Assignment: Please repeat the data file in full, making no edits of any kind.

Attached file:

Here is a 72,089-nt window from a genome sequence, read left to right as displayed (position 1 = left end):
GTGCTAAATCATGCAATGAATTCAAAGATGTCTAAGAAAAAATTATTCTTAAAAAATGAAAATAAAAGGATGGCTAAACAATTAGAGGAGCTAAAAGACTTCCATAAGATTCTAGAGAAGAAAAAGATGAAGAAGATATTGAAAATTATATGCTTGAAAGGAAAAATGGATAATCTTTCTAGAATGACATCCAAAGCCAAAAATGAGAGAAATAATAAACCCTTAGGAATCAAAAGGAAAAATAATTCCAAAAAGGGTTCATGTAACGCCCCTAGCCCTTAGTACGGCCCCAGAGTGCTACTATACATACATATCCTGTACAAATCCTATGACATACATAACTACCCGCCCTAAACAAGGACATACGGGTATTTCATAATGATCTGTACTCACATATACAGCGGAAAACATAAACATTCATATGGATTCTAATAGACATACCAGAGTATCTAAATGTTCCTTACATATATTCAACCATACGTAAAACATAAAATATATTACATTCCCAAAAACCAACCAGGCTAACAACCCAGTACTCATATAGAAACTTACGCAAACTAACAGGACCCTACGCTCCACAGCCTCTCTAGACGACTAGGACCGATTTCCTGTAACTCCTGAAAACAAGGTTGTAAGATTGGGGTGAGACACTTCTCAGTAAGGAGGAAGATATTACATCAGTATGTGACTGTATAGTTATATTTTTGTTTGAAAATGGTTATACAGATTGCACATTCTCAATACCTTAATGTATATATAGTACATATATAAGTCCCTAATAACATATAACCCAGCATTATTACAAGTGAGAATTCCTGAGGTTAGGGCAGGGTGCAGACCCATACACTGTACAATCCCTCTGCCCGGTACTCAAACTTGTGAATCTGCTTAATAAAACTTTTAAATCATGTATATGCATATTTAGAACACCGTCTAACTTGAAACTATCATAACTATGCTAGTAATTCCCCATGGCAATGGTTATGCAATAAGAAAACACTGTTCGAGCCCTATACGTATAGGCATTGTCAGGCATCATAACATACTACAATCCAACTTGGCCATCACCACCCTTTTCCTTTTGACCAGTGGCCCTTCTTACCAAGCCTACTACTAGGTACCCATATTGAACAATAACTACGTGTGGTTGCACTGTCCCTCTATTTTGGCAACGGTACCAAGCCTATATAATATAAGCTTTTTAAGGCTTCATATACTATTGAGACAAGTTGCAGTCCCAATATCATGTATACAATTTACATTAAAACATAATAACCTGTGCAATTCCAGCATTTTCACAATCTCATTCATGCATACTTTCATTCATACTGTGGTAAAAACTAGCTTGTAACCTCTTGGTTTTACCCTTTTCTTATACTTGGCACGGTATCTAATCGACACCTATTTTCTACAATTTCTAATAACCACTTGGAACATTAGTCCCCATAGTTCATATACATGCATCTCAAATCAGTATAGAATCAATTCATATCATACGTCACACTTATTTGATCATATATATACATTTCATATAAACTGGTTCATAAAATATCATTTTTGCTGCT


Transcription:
Here is a 72,089-nt window from a genome sequence, read left to right as displayed (position 1 = left end):
GTGCTAAATCATGCAATGAATTCAAAGATGTCTAAGAAAAAATTATTCTTAAAAAATGAAAATAAAAGGATGGCTAAACAATTAGAGGAGCTAAAAGACTTCCATAAGATTCTAGAGAAGAAAAAGATGAAGAAGATATTGAAAATTATATGCTTGAAAGGAAAAATGGATAATCTTTCTAGAATGACATCCAAAGCCAAAAATGAGAGAAATAATAAACCCTTAGGAATCAAAAGGAAAAATAATTCCAAAAAGGGTTCATGTAACGCCCCTAGCCCTTAGTACGGCCCCAGAGTGCTACTATACATACATATCCTGTACAAATCCTATGACATACATAACTACCCGCCCTAAACAAGGACATACGGGTATTTCATAATGATCTGTACTCACATATACAGCGGAAAACATAAACATTCATATGGATTCTAATAGACATACCAGAGTATCTAAATGTTCCTTACATATATTCAACCATACGTAAAACATAAAATATATTACATTCCCAAAAACCAACCAGGCTAACAACCCAGTACTCATATAGAAACTTACGCAAACTAACAGGACCCTACGCTCCACAGCCTCTCTAGACGACTAGGACCGATTTCCTGTAACTCCTGAAAACAAGGTTGTAAGATTGGGGTGAGACACTTCTCAGTAAGGAGGAAGATATTACATCAGTATGTGACTGTATAGTTATATTTTTGTTTGAAAATGGTTATACAGATTGCACATTCTCAATACCTTAATGTATATATAGTACATATATAAGTCCCTAATAACATATAACCCAGCATTATTACAAGTGAGAATTCCTGAGGTTAGGGCAGGGTGCAGACCCATACACTGTACAATCCCTCTGCCCGGTACTCAAACTTGTGAATCTGCTTAATAAAACTTTTAAATCATGTATATGCATATTTAGAACACCGTCTAACTTGAAACTATCATAACTATGCTAGTAATTCCCCATGGCAATGGTTATGCAATAAGAAAACACTGTTCGAGCCCTATACGTATAGGCATTGTCAGGCATCATAACATACTACAATCCAACTTGGCCATCACCACCCTTTTCCTTTTGACCAGTGGCCCTTCTTACCAAGCCTACTACTAGGTACCCATATTGAACAATAACTACGTGTGGTTGCACTGTCCCTCTATTTTGGCAACGGTACCAAGCCTATATAATATAAGCTTTTTAAGGCTTCATATACTATTGAGACAAGTTGCAGTCCCAATATCATGTATACAATTTACATTAAAACATAATAACCTGTGCAATTCCAGCATTTTCACAATCTCATTCATGCATACTTTCATTCATACTGTGGTAAAAACTAGCTTGTAACCTCTTGGTTTTACCCTTTTCTTATACTTGGCACGGTATCTAATCGACACCTATTTTCTACAATTTCTAATAACCACTTGGAACATTAGTCCCCATAGTTCATATACATGCATCTCAAATCAGTATAGAATCAATTCATATCATACGTCACACTTATTTGATCATATATATACATTTCATATAAACTGGTTCATAAAATATCATTTTTGCTGCT